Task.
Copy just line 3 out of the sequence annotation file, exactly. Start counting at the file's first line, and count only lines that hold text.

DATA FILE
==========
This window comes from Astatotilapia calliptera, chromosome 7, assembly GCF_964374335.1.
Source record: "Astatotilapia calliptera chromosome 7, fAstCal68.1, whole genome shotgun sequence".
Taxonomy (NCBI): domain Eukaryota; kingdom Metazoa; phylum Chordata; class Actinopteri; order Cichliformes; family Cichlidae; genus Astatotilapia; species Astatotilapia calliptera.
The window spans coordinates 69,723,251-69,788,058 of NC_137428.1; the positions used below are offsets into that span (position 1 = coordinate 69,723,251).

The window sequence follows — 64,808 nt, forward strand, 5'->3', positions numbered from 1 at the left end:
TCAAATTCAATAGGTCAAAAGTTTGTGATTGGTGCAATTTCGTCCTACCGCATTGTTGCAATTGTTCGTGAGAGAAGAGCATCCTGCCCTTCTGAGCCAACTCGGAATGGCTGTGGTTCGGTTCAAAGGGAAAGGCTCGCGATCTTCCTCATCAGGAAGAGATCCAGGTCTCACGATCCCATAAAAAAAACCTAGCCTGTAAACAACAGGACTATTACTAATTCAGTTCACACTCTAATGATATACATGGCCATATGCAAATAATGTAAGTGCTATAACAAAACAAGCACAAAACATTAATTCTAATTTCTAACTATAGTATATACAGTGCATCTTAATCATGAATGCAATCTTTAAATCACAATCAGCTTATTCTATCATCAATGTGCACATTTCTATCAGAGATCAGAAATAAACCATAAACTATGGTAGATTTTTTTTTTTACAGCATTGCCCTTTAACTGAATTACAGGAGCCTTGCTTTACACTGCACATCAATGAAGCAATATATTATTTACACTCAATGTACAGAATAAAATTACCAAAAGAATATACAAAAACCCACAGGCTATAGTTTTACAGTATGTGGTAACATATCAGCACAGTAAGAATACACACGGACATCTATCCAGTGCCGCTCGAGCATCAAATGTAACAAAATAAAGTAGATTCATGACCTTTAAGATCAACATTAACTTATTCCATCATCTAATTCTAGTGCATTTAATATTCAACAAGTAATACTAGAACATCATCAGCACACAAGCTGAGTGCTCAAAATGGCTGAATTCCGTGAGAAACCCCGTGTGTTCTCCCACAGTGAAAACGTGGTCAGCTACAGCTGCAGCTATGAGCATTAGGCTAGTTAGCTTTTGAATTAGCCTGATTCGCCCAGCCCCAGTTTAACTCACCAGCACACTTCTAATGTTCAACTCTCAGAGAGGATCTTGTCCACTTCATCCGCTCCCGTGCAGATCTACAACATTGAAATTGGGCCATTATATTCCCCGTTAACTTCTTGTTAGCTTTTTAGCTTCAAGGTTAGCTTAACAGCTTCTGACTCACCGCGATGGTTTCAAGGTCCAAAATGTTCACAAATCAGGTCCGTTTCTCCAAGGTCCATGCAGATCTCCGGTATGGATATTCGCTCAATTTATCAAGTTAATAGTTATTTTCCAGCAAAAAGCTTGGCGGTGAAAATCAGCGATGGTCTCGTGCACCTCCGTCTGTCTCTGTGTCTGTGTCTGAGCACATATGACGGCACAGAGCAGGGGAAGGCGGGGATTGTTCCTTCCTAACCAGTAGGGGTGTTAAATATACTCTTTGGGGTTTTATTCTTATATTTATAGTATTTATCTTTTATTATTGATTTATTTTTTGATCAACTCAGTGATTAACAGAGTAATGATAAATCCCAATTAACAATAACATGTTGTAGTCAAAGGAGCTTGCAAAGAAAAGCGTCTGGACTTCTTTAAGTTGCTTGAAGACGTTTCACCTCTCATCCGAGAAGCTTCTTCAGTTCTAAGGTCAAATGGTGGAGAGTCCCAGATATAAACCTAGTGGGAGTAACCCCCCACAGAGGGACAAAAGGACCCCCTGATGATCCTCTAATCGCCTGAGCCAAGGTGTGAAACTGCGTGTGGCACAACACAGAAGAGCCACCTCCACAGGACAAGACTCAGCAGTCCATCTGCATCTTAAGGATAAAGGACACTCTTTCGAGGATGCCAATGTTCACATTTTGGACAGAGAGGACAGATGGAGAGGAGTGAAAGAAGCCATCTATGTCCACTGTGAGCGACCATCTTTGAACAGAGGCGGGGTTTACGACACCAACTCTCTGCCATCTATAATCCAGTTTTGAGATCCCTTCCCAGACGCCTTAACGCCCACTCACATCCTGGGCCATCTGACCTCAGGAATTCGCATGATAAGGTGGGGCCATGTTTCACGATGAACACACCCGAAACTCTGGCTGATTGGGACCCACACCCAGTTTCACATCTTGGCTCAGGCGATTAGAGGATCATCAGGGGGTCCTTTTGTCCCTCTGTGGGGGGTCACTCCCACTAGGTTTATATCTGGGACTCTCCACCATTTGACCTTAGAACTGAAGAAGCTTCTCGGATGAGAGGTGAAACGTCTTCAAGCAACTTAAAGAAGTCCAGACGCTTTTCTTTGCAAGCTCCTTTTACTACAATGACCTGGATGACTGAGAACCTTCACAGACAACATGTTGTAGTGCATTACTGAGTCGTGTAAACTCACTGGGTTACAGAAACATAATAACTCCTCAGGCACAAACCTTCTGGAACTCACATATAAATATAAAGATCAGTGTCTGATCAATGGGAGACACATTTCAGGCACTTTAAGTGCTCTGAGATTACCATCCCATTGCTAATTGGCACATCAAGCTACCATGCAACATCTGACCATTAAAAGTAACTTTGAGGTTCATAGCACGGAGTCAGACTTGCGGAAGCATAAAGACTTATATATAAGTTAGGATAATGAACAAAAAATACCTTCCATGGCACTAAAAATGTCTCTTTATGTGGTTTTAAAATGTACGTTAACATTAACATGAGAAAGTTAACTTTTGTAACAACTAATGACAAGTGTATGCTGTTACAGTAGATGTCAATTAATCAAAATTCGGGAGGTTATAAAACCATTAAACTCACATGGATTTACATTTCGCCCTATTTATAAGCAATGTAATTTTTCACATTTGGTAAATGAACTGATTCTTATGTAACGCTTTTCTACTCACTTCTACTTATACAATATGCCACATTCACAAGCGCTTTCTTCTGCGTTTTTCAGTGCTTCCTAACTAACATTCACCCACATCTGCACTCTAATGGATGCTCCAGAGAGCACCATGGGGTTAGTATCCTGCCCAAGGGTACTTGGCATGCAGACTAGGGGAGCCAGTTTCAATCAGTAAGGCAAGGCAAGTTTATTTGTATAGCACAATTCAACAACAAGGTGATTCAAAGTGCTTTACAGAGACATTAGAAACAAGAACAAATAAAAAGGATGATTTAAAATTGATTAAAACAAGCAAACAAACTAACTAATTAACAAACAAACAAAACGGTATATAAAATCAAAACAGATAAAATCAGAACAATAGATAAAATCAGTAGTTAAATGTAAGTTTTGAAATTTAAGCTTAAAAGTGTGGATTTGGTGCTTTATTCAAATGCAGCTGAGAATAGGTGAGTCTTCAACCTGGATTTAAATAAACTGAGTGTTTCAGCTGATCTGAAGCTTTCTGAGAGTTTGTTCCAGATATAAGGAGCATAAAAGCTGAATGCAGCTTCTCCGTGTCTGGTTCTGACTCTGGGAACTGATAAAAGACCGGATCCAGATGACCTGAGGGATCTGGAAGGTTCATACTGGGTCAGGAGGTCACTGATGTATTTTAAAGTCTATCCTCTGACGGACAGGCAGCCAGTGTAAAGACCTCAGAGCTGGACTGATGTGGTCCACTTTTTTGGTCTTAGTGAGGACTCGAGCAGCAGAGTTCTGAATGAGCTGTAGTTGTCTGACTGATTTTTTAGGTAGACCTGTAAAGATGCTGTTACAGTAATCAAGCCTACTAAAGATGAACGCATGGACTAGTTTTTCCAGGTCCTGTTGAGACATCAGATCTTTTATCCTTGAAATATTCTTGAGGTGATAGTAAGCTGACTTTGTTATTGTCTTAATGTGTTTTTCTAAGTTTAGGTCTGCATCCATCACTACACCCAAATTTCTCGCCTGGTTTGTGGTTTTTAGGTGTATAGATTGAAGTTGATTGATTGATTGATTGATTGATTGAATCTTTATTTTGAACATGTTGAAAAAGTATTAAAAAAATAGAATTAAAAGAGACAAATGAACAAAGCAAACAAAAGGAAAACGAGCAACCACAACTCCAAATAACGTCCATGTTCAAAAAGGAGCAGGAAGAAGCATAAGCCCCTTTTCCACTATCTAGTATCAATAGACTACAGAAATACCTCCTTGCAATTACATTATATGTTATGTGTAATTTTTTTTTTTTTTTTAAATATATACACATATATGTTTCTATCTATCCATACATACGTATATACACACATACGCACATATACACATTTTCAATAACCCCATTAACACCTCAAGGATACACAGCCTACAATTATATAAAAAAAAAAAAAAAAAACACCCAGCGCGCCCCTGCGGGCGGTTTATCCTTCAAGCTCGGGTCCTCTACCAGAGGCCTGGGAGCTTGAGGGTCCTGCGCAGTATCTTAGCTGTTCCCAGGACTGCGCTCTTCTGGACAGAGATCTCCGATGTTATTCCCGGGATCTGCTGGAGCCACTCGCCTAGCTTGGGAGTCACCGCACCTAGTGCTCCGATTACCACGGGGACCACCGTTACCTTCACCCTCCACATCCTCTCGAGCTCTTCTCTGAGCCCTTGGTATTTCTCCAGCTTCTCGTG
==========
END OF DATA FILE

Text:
Taxonomy (NCBI): domain Eukaryota; kingdom Metazoa; phylum Chordata; class Actinopteri; order Cichliformes; family Cichlidae; genus Astatotilapia; species Astatotilapia calliptera.